Greatness appeals to the future. If I can be firm enough to-day to do right, and scorn eyes, I must have done so much right before as to defend me now. Be it how it will, do right now. Always scorn appearances, and you always may. – Ralph Waldo Emerson
Trusting intuition and making decisions based on it is the most important activity of the creative artist and entrepreneur. If you are facing (and fearing) a difficult life decision, ask yourself these three questions:
1) “What are the costs of inaction?” I find it can be helpful to fight fear with fear. Fears of acting are easily and immediately articulated by our “lizard brains” (thanks Seth) e.g. what if I fail? what if I look stupid? If you systematically and clearly list the main costs of inaction, they will generally overshadow your immediate fears.
2) “What kind of person do I want to be?” I’ve found this question to be extremely useful. I admire people who act bravely and decisively. I know the only way to join their ranks is to face decisions that scare me. By seeing my actions as a path to becoming something I admire, I am more likely to act and make the tough calls.
3) “In the event of failure, could I generate an alternative positive outcome?” Imagine yourself failing to an extreme. What could you learn or do in that situation to make it a positive experience? We are generally so committed to the results we seek at the outset of a task or project that we forget about all the incredible value and experience that comes from engaging the world proactively, learning, and improving our circumstances as we go along.
(Author: Dan Andrews)
On Tuesday I quit my job. As of late July, I’ll be joining a start-up while continuing to pursue my passion projects. While I’m thrilled for the opportunity, I’m also terrified to leave my cushy corporate gig to re-enter the startup world. It’s scary as hell! Yet when thinking it through, I really needed to take into consideration the cost of inaction. What if I passed on the new gig and stayed exactly where I was?
First: I need to be challenged constantly. Not taking this opportunity would keep me less challenged and I’d remain in my comfort zone. I wouldn’t grow much there.
Secondly, new media is always changing and right now everything is going to mobile. I need to stay on top of the latest technologies and joining this organization will give me an edge above the rest.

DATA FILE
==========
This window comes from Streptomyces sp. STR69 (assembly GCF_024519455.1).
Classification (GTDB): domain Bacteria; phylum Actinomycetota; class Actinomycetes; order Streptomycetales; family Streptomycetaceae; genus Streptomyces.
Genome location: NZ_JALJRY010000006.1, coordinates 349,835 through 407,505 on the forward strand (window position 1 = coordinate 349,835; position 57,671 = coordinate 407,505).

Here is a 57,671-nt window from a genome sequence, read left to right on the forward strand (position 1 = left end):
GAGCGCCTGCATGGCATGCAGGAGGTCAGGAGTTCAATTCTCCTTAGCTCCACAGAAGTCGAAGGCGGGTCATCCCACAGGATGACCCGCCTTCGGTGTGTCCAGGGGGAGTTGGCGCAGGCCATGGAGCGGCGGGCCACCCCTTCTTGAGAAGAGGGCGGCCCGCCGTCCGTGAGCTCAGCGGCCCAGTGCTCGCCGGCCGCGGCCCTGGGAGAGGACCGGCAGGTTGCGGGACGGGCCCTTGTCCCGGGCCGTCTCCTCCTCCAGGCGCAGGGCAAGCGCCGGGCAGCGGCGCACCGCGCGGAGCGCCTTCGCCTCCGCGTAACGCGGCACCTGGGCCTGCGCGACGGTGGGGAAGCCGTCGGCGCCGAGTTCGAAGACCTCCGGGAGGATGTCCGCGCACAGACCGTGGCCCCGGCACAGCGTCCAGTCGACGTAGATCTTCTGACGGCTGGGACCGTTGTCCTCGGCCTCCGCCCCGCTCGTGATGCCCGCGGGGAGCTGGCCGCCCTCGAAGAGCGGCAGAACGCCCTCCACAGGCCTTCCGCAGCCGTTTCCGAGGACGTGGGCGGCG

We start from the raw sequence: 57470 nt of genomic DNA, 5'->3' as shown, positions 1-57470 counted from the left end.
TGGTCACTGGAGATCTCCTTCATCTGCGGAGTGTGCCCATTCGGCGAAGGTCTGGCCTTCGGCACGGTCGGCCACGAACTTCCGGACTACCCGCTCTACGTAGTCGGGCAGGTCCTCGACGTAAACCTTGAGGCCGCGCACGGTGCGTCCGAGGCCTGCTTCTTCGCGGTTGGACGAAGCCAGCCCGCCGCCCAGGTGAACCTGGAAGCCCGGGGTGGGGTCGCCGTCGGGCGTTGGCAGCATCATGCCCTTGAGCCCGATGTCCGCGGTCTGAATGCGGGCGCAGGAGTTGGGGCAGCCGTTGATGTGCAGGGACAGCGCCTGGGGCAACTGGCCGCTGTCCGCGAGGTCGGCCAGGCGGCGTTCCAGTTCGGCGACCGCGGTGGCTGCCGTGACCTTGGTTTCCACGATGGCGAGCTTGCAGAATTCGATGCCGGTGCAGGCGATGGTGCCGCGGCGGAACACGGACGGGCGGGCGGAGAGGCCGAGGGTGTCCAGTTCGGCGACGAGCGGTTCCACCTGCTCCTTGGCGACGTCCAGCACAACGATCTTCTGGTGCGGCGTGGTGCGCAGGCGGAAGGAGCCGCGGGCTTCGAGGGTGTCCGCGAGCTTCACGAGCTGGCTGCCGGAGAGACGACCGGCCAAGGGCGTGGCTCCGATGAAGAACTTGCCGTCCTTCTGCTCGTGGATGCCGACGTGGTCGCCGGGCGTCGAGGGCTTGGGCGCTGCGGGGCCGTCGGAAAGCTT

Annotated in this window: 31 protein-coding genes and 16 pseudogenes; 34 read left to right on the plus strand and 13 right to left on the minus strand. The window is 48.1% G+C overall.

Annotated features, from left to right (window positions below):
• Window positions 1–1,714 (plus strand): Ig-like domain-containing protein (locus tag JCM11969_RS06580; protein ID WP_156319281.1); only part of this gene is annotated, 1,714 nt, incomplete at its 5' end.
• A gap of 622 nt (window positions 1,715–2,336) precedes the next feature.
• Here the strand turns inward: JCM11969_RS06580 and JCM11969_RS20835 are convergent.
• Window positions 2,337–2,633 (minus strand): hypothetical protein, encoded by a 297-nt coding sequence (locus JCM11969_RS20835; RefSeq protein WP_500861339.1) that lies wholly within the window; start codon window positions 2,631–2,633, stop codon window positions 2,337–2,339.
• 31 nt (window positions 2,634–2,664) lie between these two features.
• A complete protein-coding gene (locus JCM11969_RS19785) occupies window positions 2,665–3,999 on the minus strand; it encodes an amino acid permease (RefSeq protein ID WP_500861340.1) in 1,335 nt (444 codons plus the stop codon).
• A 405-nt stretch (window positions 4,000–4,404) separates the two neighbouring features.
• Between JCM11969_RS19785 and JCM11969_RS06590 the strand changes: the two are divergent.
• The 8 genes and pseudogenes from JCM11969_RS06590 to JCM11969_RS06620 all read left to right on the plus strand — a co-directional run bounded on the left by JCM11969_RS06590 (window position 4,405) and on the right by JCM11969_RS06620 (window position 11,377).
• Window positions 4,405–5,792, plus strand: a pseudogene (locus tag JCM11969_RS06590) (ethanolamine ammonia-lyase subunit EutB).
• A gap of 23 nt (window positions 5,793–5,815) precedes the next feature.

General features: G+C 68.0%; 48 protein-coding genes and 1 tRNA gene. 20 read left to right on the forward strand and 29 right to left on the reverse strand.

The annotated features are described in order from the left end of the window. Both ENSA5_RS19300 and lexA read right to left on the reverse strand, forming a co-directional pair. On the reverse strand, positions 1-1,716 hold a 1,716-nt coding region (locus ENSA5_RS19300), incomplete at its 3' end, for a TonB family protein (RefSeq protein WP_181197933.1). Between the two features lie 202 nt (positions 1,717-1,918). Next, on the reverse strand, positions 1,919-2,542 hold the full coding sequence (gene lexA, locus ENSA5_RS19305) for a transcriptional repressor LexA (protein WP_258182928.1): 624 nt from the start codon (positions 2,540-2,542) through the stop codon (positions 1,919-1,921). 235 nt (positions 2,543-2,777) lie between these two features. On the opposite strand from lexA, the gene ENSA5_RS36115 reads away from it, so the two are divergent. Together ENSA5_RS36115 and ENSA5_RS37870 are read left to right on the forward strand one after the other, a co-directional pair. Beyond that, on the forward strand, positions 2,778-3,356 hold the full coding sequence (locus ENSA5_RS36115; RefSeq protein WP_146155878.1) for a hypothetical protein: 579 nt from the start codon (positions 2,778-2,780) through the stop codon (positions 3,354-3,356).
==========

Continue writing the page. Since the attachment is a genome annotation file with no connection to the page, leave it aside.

Thirdly, why not? I distinctly remember telling a mentor of mine over lunch that I’d kill to work for a young, cool, cutting-edge startup. That conversation was six months ago. Why wait? I can’t let fear get in the way of professional growth and self-betterment.
“What kind of person do I want to be?”
It’s hard to trust one’s instinct. There are voices everywhere influencing the decisions we make, from which job to take to which dish towels to buy. There’s never a right answer because the true answer ultimately comes from within. I’d like to be a decisive, well-informed person who independently makes decisions and acts on them. I’d like to be a facilitator for the strengths and talents of others and work deftly with purpose and passion.
“In the event of failure, could I generate an alternative positive outcome?”
There’s one situation in particular where I failed hard. Oh man, I fell flat on my face. It felt like a disaster and was totally devastating to my ego.
I was hesitant to begin the project in the first place because I was petrified of judgement and rejection. Which is, ironically enough, exactly what happened in the end. I felt blithely dismissed, rejected, with of that hard work seemingly going nowhere. I tried so many angles and totally bombed, experiencing absolute and total rejection. I wanted to sleep for like a month. I was done. My dream was flattened.
Here’s what I learned from that experience: I should have kept going. There’s absolutely no reason why anyone should be granted the power to snuff out a dream. I wasn’t accepted here. Oh well, I suck at life! Time to find something else to do. As individuals, we need to find a way to circumvent the acceptance of rejection. Months later, I picked myself up and have kept going by finding a different approach. And I’ll keep going, until it happens.
The worst part is allowing ourselves to accept failure. We can generate a positive outcome by considering failure to be an opportunity for re-invention. It’s a time to go deep within ourselves and devise an alternative approach. When there’s a will, there’s always a way.